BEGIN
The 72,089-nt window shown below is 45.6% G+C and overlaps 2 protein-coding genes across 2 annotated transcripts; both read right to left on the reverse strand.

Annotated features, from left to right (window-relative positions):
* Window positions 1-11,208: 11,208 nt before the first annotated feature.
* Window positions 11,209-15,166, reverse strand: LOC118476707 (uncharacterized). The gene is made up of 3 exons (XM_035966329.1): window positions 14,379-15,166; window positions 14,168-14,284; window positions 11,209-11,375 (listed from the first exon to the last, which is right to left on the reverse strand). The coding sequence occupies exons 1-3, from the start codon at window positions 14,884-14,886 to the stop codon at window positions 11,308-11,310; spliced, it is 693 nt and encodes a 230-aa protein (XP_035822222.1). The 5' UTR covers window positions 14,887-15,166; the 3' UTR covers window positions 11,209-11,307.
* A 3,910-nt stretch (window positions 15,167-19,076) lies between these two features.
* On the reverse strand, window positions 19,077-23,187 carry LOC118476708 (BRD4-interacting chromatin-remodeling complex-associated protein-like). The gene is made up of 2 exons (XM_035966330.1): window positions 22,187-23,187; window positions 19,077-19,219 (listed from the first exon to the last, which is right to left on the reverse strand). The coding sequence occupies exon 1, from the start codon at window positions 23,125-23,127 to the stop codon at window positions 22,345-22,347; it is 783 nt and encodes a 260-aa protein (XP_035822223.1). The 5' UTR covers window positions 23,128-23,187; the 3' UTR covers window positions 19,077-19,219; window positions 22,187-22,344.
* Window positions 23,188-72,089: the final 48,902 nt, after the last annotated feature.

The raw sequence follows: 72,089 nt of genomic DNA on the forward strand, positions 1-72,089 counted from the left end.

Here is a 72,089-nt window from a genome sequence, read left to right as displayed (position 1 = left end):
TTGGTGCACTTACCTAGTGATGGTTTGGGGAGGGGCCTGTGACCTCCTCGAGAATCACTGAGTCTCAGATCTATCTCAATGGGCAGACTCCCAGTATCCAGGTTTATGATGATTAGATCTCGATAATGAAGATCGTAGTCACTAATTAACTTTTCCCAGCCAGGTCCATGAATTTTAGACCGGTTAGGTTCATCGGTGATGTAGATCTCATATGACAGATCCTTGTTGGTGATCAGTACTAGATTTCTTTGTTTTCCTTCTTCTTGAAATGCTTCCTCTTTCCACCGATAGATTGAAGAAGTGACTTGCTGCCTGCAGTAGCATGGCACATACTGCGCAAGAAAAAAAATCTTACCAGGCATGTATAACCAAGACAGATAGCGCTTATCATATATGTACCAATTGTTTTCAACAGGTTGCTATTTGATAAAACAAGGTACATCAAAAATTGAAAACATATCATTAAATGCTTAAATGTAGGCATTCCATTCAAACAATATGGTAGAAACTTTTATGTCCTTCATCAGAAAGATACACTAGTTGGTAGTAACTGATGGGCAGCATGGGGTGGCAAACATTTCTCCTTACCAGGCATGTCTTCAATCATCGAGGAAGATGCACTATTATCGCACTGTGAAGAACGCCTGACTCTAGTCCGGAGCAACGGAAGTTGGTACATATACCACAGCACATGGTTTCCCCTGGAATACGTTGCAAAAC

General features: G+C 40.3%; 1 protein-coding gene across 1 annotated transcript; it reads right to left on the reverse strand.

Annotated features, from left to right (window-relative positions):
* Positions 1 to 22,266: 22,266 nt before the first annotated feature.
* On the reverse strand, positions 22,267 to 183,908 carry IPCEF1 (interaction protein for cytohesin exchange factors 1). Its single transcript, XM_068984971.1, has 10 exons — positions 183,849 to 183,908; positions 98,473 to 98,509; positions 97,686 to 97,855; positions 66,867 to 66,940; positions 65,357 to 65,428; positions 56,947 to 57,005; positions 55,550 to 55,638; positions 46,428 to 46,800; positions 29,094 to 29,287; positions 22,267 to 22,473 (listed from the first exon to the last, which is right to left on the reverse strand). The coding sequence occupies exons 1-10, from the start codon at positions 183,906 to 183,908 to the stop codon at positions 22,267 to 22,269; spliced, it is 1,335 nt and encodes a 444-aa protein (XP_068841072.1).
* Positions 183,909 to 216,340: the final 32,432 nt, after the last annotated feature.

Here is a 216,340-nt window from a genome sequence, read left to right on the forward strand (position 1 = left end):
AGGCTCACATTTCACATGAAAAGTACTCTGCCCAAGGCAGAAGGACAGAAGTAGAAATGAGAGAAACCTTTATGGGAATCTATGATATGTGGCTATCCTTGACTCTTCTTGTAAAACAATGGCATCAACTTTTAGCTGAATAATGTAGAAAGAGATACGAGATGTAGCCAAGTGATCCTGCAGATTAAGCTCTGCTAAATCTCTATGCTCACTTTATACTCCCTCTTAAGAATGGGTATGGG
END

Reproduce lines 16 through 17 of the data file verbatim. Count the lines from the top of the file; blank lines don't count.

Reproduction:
Here is a 216,340-nt window from a genome sequence, read left to right on the forward strand (position 1 = left end):
AGGCTCACATTTCACATGAAAAGTACTCTGCCCAAGGCAGAAGGACAGAAGTAGAAATGAGAGAAACCTTTATGGGAATCTATGATATGTGGCTATCCTTGACTCTTCTTGTAAAACAATGGCATCAACTTTTAGCTGAATAATGTAGAAAGAGATACGAGATGTAGCCAAGTGATCCTGCAGATTAAGCTCTGCTAAATCTCTATGCTCACTTTATACTCCCTCTTAAGAATGGGTATGGG